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McAuliffe is tied to executive of Chinese firm accused of spying; senator demands answers on visas
A businessman seeking to invest in the sister firm of Virginia gubernatorial candidate Terry McAuliffe’s former green car company in exchange for U.S. legal status is a top official at Huawei Technologies Co., a Chinese telecommunications giant recently accused of spying.
The disclosure came in documents released Wednesday by Sen. Chuck Grassley, Iowa Republican, who is demanding answers about the federal EB-5 program, under which people can invest $500,000 to $1 million in certain U.S. companies are rewarded with visas and, potentially, citizenship.
President Obama’s nominee for the No. 2 post at the Department of Homeland Security was accused this week of ramming through a Chinese investor’s visa application on behalf of a company owned by Anthony Rodham, brother of former Secretary of State Hillary Rodham Clinton.
The documents released Wednesday said that as recently as March, 21 pending visa applications associated with Mr. Rodham’s company, Gulf Coast Funds Management LLC, were being scrutinized by the federal government because of fraud or national security concerns.
Gulf Coast is the fundraising arm of Mr. McAuliffe’s GreenTech Automotive Inc., and the companies share the same McLean, Va., address. Mr. McAuliffe founded GreenTech in 2009 and revealed in April that he had resigned from his role as company chairman at the beginning of December.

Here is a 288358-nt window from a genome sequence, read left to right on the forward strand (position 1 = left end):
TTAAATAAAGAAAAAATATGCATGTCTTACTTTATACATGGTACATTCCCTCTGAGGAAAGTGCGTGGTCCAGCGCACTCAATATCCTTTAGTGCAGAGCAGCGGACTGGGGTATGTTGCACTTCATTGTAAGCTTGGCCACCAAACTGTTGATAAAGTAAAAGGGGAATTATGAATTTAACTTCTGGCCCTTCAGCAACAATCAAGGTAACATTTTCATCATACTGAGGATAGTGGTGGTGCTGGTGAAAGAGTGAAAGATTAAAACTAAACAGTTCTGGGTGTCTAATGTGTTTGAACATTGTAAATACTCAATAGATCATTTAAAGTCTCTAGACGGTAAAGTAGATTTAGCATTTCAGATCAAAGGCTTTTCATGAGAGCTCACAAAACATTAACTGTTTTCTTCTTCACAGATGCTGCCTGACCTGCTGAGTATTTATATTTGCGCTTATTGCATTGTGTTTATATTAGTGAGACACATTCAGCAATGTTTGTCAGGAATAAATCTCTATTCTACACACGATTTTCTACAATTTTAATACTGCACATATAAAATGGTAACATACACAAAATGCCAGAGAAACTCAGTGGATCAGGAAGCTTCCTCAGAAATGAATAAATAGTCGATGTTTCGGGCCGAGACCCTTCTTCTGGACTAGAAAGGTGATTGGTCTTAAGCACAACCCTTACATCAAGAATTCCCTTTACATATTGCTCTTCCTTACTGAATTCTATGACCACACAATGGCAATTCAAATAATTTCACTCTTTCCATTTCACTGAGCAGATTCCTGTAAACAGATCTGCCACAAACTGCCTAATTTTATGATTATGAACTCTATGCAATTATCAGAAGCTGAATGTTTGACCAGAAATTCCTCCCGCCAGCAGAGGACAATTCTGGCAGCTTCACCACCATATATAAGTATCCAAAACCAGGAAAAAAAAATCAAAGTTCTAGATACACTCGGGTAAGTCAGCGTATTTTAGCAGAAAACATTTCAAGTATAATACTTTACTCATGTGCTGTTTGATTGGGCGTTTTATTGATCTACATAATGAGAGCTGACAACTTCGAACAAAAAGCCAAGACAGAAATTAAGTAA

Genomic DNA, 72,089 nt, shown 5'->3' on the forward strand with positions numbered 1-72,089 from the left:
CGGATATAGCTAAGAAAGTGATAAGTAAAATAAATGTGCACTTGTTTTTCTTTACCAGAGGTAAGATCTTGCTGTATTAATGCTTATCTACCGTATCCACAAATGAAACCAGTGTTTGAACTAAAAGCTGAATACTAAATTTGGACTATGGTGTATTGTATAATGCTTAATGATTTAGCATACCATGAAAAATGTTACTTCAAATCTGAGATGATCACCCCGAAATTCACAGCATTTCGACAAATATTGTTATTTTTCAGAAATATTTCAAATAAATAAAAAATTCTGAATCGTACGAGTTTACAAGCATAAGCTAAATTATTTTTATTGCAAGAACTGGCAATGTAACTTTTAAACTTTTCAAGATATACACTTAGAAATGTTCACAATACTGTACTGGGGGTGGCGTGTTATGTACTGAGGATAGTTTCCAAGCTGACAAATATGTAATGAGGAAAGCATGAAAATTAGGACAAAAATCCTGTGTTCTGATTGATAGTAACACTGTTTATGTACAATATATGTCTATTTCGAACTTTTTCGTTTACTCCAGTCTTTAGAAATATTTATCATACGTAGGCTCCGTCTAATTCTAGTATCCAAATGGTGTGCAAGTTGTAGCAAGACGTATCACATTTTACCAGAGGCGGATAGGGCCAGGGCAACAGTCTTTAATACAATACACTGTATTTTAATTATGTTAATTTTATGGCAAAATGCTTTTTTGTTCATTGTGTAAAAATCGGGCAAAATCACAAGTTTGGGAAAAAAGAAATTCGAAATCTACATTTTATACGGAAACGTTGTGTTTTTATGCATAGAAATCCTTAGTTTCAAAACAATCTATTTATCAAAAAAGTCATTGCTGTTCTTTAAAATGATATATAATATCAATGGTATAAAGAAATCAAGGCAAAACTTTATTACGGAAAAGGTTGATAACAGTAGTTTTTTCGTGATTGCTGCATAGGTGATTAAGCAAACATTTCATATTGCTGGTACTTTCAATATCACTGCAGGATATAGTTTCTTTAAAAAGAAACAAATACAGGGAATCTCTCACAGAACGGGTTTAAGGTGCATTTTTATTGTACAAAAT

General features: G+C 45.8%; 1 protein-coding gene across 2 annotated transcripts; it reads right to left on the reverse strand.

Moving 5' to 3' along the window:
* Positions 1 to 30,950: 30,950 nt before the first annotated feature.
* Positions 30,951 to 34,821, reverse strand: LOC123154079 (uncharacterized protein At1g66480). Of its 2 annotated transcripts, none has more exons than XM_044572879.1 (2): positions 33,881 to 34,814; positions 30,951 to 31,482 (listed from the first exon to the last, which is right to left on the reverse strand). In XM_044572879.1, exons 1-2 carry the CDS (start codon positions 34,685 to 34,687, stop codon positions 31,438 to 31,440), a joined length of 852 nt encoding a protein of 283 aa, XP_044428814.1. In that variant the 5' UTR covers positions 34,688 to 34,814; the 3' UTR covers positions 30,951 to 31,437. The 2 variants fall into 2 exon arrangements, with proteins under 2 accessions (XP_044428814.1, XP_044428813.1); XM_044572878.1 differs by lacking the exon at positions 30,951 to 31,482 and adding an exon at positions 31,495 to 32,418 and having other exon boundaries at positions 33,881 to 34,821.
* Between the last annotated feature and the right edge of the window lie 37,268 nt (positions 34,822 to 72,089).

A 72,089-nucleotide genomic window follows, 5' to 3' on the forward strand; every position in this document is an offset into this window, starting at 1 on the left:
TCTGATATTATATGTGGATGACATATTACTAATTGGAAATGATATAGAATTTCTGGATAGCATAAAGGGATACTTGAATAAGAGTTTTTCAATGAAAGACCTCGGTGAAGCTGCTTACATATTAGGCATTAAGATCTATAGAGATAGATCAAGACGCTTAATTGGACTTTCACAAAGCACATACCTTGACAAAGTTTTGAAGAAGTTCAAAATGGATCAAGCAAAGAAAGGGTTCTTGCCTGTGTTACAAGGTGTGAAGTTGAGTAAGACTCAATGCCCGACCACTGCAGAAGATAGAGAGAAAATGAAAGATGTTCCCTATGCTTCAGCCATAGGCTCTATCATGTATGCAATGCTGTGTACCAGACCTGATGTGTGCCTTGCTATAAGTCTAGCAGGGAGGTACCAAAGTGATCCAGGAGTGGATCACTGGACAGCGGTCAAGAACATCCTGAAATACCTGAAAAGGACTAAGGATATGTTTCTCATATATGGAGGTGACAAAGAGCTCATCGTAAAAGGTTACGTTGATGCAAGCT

“I have obtained e-mails which indicate that one of the investors in Gulf Coast is a vice president of Huawei Technologies Co., whose connections to Chinese intelligence have been documented by the House Intelligence Committee,” Mr. Grassley wrote.
[Corrected paragraph:] The investor was identified in an email attachment to Mr. Grassley’s report as Zhenjun (Richard) Zhang.
According to an October report by the House Permanent Select Committee on Intelligence, Huawei failed to cooperate with a yearlong investigation and to adequately explain its U.S. business interests and relationship with the Chinese government, and cautions the U.S. government and private companies in the U.S. from doing business with Huawei.
The report found Huawei “cannot be trusted to be free of foreign state influence and thus pose[s] a security threat to the United States and to our systems.” It also warned private companies “to consider the long-term security risks associated with doing business” with the company.
Huawei has denied such charges.
More seriously, former Central Intelligence Agency Director Michael V. Hayden earlier this month accused Huawei of providing sensitive information about foreign communication systems to Beijing.
“These tired, unsubstantiated, defamatory remarks are sad distractions from real-world concerns related to espionage, industrial and otherwise,” Huawei spokesman Scott Sykes said in an email reported by Bloomberg News.
Mr. Grassley also wrote a letter to Homeland Security Secretary Janet A. Napolitano this week asking her to explain in detail “the actions taken by you and your office in response to the inquiry submitted by Terry McAuliffe related to any USCIS appeal filed by Gulf Coast,” among other questions.
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About the Author
David Sherfinski covers politics for The Washington Times. He can be reached at email@example.com.
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